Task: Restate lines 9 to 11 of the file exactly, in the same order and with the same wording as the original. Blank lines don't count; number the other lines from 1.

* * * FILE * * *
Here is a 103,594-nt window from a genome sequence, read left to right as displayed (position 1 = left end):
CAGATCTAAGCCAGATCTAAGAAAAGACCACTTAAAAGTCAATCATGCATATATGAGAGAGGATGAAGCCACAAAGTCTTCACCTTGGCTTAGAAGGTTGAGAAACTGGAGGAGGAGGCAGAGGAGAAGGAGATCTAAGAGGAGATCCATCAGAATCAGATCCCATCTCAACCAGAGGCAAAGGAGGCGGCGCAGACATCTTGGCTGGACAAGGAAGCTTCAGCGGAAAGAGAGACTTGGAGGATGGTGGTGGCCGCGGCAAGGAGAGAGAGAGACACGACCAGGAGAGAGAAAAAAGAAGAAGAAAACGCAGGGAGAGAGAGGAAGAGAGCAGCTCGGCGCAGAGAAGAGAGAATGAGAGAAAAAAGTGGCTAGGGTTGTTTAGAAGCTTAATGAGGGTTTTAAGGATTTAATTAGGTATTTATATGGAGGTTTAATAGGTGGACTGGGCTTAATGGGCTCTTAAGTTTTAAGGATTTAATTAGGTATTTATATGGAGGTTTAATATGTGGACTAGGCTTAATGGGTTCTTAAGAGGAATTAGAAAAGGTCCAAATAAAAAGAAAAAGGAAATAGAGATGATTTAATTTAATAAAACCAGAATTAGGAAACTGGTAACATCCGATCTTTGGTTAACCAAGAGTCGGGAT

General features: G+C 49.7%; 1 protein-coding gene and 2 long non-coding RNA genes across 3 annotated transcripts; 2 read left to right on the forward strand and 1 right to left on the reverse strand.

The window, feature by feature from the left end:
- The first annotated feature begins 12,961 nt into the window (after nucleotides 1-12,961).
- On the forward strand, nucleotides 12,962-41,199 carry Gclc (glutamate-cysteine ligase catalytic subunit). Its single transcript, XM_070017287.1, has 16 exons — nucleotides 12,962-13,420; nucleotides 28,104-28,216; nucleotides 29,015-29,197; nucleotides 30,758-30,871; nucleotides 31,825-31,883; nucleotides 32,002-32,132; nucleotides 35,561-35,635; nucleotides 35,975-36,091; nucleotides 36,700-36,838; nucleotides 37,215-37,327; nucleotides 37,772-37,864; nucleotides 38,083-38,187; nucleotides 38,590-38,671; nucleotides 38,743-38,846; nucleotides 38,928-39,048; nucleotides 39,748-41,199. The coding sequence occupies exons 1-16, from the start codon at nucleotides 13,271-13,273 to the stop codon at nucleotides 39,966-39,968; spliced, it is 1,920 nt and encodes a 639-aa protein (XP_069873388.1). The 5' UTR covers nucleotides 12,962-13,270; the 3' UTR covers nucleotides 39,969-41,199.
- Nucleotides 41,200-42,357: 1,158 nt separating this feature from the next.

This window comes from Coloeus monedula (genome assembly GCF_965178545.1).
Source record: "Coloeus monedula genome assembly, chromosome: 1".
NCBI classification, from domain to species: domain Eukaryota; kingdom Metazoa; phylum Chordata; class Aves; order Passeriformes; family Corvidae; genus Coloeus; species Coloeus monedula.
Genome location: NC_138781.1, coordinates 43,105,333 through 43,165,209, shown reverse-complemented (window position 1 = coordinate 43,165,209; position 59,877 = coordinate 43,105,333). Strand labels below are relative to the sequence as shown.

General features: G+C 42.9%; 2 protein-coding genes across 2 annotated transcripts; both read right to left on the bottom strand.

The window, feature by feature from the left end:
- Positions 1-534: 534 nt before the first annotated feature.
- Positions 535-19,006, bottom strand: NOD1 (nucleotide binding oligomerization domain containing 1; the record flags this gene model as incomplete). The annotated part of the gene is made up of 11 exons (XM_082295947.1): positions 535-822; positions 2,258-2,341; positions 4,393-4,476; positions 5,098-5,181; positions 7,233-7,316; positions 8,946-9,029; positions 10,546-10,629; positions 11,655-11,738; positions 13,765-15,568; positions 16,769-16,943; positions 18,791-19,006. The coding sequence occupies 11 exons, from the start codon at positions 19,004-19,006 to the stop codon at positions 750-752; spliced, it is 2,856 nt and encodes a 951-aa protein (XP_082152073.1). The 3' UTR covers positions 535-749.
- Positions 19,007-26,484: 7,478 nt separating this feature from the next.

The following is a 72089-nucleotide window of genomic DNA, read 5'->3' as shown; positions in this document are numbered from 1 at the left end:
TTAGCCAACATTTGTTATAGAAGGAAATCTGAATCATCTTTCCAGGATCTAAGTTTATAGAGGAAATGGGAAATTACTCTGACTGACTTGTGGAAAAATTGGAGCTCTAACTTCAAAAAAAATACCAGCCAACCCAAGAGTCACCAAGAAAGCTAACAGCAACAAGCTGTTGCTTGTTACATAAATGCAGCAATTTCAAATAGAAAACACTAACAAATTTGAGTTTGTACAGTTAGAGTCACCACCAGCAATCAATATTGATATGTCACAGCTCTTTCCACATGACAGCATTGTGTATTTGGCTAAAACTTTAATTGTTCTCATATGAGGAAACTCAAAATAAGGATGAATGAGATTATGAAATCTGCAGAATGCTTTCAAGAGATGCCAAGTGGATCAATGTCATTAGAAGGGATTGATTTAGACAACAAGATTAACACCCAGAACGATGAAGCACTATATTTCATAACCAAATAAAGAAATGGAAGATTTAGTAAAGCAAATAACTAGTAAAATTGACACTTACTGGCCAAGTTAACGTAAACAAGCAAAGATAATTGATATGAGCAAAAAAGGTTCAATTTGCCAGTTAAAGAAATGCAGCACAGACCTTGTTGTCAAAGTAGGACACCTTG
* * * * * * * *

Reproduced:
Source record: "Coloeus monedula genome assembly, chromosome: 1".
NCBI classification, from domain to species: domain Eukaryota; kingdom Metazoa; phylum Chordata; class Aves; order Passeriformes; family Corvidae; genus Coloeus; species Coloeus monedula.
Genome location: NC_138781.1, coordinates 43,105,333 through 43,165,209, shown reverse-complemented (window position 1 = coordinate 43,165,209; position 59,877 = coordinate 43,105,333). Strand labels below are relative to the sequence as shown.